Re: What databases have taught me

From: Dmitry A. Kazakov <>
Date: Mon, 26 Jun 2006 09:53:11 +0200
Message-ID: <>

On 25 Jun 2006 20:04:07 -0700, Aloha Kakuikanu wrote:

> Chris Smith wrote:

>> Marshall <> wrote:
>>> Dmitry A. Kazakov wrote:
>>> >
>>> > My feeling is that it could turn quite hard for RA. That's why I've
>>> > presented it! (:-)) The feeling is based on a trivial observation that the
>>> > nodes of the dual graph aren't present in the original graph either as
>>> > nodes or as relations. You have to "invent" them (identify the regions).
>>> Every query is an "invention" in this sense. Sometimes it is a trivial
>>> one, when all one does it pick out some rows and/or columns. But
>>> you can also write expressions. Simple example: select a+b as c from R.
>> I don't know anything about the theoretical limits of relational algebra
>> or SQL.  However, my intuition is that Dmitry might be right about
>> finding a planar embedding.  I believe I mentioned earlier that it's
>> neither an obvious nor a trivial problem.

> Excuse me, but the "planar embedding" idea was never in the original
> challenge. He stated "find the dual of a graph" and that turned out to
> be trivial if faces of the planar graph are known.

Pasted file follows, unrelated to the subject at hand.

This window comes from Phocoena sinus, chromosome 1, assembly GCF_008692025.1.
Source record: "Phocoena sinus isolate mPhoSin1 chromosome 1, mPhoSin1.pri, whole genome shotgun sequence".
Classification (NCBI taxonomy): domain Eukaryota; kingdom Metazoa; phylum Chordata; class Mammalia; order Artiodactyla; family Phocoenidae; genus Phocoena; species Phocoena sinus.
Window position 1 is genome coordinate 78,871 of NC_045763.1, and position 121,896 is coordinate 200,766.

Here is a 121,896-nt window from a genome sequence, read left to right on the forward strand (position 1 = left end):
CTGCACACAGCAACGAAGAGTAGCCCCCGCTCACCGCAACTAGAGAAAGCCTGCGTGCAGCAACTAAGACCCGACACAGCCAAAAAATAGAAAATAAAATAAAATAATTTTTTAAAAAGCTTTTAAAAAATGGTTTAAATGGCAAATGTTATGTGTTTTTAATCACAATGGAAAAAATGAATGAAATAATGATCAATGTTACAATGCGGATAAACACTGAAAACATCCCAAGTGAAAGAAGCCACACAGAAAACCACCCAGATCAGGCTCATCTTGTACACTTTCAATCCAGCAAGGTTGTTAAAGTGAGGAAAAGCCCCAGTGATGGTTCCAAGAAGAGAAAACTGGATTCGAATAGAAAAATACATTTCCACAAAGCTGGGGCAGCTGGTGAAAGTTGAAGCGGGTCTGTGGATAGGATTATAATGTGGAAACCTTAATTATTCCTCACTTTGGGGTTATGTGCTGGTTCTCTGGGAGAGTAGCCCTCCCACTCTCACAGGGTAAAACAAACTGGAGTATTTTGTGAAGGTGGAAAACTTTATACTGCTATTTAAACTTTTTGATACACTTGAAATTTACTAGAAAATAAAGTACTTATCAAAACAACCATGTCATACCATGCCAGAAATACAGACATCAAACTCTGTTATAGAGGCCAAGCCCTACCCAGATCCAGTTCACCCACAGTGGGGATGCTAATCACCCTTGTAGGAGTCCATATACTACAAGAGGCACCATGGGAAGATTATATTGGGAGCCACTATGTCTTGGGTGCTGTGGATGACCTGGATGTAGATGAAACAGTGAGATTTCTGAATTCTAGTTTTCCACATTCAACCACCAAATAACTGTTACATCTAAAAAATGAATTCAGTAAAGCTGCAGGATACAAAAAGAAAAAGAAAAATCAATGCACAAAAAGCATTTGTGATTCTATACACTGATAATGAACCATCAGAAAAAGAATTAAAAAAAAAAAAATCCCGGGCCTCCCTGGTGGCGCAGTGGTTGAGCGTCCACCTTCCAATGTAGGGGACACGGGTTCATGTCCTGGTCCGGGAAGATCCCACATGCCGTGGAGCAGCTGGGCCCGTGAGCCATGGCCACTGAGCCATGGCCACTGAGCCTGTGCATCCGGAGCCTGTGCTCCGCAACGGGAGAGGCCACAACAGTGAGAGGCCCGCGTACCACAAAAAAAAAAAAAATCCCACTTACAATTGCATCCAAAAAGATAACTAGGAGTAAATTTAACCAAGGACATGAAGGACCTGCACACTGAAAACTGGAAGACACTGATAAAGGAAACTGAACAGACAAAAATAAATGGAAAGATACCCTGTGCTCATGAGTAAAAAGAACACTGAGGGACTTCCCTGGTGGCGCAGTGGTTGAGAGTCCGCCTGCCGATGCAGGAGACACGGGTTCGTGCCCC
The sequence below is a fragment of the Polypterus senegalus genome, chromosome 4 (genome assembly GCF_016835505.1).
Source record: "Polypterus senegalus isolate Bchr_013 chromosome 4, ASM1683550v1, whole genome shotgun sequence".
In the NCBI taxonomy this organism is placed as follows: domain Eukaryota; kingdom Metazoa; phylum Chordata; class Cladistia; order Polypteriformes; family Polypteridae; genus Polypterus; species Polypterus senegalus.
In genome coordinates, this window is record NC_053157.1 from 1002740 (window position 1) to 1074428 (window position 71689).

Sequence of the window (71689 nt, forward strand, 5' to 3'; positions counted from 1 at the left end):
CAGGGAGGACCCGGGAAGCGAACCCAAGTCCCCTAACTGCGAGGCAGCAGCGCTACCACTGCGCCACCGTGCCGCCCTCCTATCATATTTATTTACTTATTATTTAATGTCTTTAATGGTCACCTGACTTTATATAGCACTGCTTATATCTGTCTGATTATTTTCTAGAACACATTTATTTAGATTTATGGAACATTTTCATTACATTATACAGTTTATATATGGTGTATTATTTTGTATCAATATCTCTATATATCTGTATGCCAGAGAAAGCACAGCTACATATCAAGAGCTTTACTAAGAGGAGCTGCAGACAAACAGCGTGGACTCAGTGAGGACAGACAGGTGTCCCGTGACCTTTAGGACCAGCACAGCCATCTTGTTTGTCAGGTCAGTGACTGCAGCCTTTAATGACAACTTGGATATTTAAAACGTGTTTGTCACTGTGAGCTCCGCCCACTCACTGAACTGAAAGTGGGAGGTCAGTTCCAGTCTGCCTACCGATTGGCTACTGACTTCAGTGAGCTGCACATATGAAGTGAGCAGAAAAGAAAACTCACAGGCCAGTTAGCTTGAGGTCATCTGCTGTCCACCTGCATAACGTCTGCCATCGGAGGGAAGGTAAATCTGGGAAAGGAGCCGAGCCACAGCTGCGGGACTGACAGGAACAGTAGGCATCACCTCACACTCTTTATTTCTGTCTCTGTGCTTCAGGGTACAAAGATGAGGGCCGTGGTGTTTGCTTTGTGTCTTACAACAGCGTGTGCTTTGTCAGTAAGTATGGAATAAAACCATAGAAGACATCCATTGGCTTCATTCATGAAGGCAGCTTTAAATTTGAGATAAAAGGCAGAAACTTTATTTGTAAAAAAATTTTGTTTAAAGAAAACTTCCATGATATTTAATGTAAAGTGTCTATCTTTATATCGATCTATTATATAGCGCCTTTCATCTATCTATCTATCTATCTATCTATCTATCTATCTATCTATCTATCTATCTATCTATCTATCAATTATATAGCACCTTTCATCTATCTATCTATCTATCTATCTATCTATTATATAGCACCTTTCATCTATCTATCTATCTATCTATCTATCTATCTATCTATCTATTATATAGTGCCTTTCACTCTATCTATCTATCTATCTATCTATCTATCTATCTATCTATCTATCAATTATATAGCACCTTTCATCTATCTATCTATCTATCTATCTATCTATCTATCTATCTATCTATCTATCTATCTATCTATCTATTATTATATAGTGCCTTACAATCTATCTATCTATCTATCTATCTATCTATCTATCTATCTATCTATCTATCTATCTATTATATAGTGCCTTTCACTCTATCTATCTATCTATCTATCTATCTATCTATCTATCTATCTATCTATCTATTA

An analogy might probably help.


Write a compiler

Compiler designer:  

Hmm, there seem to be many possible representations of a program in machine code. Please, annotate the source code with a machine code of...

> Yes, "face" is a
> legitimate concept -- p.13 of Algebraic Graph Theory byGodsil&Royle. If
> they are not known, then please provide a formal way to define planar
> embedding. Without planar embedding the problem is ambiguous. The
> answer for ambiguous problem would be a set of dual graphs, and when
> answer becomes a set of structures it is usually much harder query.
> However, his query was "find the dual of a graph" where the "dual" is
> singular. Therefore, just accept the defeat.

It would be sufficient to produce a dual for an arbitrarily chosen embedding. "Arbitrarily" means that your solution is free to take any.

[ As for embedding, as I remotely remember, it has linear algorithms. Not that hard. ]

Dmitry A. Kazakov
Received on Mon Jun 26 2006 - 09:53:11 CEST

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